Once known as the Salar of Tunupa and now called the Salar of Uyuni can be seen from the moon, holds the world’s largest supply of lithium plus many other minerals, and serves as habitat for many life forms. Most of Bolivia’s quinoa production is cultivated on the cold, dry salty soils around the salt flats. There are many legends told by the Aymara culture about the origin of this region, here’s one of them.
Long ago, the volcanoes of the altiplano walked and moved to meet and have conversations. In this desert region, at 12,000 feet above sea level, there was only one female volcano: Tunupa. She became pregnant and bore a small volcano whose father was unknown. All of the volcanoes that had courted her wanted to be the baby’s father. All night they fought. Finally they took the baby volcano away from his mother and hid him in Colchani.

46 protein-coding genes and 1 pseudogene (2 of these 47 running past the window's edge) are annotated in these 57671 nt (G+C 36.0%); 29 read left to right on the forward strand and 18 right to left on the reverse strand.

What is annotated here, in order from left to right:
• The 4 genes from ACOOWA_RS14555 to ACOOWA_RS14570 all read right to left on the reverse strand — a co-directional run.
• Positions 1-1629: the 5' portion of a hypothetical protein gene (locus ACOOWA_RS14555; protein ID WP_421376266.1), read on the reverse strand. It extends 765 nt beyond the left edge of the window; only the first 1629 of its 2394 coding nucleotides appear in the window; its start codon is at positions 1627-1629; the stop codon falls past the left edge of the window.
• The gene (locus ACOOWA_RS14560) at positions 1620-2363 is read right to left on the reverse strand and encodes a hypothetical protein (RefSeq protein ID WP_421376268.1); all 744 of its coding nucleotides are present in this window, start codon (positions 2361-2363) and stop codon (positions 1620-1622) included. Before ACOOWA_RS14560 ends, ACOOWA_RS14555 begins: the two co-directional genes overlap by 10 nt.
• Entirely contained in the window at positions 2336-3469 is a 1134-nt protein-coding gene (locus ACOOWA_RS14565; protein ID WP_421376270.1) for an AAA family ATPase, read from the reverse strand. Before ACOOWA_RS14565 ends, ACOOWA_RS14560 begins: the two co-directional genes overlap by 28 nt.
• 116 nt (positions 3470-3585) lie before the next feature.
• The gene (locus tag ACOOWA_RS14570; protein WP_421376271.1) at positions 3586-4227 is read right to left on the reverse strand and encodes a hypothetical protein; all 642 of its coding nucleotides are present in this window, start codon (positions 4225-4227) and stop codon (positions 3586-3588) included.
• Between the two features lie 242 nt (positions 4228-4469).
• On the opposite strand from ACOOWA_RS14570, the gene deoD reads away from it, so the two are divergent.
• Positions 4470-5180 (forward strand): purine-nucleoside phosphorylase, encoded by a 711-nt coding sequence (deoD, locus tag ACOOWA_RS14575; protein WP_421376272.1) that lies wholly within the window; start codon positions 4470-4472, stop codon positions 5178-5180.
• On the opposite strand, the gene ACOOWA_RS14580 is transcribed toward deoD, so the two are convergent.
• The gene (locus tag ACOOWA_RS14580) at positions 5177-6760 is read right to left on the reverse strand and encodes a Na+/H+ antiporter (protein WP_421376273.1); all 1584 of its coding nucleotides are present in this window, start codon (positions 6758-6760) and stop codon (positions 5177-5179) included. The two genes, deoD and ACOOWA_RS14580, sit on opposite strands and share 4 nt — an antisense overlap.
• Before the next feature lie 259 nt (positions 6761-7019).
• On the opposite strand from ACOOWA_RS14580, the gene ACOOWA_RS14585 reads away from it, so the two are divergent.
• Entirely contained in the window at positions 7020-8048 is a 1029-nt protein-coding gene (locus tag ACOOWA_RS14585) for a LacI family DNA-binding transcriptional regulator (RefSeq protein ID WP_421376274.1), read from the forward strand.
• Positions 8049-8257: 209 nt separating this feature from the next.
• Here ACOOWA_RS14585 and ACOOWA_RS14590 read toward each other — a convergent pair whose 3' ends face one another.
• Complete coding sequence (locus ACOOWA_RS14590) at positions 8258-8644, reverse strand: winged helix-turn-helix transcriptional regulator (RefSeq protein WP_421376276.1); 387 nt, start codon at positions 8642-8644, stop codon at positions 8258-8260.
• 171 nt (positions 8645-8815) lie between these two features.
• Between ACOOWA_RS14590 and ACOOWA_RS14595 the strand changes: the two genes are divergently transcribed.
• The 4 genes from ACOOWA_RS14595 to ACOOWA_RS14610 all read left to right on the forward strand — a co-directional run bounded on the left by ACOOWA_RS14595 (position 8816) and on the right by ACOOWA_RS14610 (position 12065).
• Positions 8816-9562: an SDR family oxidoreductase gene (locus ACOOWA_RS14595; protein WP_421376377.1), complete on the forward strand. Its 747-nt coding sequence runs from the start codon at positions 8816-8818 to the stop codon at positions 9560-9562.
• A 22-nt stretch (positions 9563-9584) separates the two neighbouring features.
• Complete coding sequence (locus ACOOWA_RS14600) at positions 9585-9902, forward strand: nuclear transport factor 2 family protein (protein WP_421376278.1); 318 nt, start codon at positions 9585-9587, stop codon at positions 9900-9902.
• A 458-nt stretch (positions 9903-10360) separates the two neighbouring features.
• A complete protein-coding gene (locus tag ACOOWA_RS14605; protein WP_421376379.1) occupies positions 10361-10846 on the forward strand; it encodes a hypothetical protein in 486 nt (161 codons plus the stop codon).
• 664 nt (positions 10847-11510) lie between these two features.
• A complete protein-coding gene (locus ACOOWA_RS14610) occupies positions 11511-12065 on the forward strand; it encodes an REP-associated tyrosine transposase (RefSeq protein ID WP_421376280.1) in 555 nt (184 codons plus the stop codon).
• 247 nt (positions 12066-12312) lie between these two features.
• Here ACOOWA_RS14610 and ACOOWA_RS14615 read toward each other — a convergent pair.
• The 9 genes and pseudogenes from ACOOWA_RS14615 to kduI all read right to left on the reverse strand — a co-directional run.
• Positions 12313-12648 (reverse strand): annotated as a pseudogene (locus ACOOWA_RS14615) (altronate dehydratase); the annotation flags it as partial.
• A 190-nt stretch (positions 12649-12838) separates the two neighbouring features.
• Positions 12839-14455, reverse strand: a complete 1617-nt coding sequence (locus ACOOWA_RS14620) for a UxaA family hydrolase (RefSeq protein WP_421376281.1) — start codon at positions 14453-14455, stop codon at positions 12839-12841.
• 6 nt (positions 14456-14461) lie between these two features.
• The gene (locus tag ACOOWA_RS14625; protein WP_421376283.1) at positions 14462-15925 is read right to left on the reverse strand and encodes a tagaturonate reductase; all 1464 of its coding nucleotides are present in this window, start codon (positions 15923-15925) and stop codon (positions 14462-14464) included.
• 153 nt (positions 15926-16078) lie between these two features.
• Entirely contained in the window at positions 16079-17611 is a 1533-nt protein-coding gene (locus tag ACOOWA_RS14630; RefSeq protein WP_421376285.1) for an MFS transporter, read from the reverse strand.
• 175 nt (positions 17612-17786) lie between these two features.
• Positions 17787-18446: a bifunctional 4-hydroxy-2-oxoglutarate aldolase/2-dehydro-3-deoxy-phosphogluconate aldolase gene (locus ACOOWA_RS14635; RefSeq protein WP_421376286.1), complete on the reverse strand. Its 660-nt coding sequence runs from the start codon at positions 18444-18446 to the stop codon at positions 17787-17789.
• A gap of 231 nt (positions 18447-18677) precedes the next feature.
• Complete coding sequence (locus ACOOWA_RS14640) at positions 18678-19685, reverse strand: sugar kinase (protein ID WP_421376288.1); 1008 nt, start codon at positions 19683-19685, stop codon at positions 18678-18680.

The gods were furious and to punish the volcanoes they took away their right to move and talk. Tunupa had nursed her child, the baby volcano, and now she could not find him. Volcano Tunupa, like the others, was pinned to the earth and silenced. She did not know that in Colchani, there is a small volcano that looked much like her. The mother volcano cried and cried. Her tears and her mother’s milk ran over the arid land that ever since has been white and salty: Salar de Uyuni.
Comments will be approved before showing up.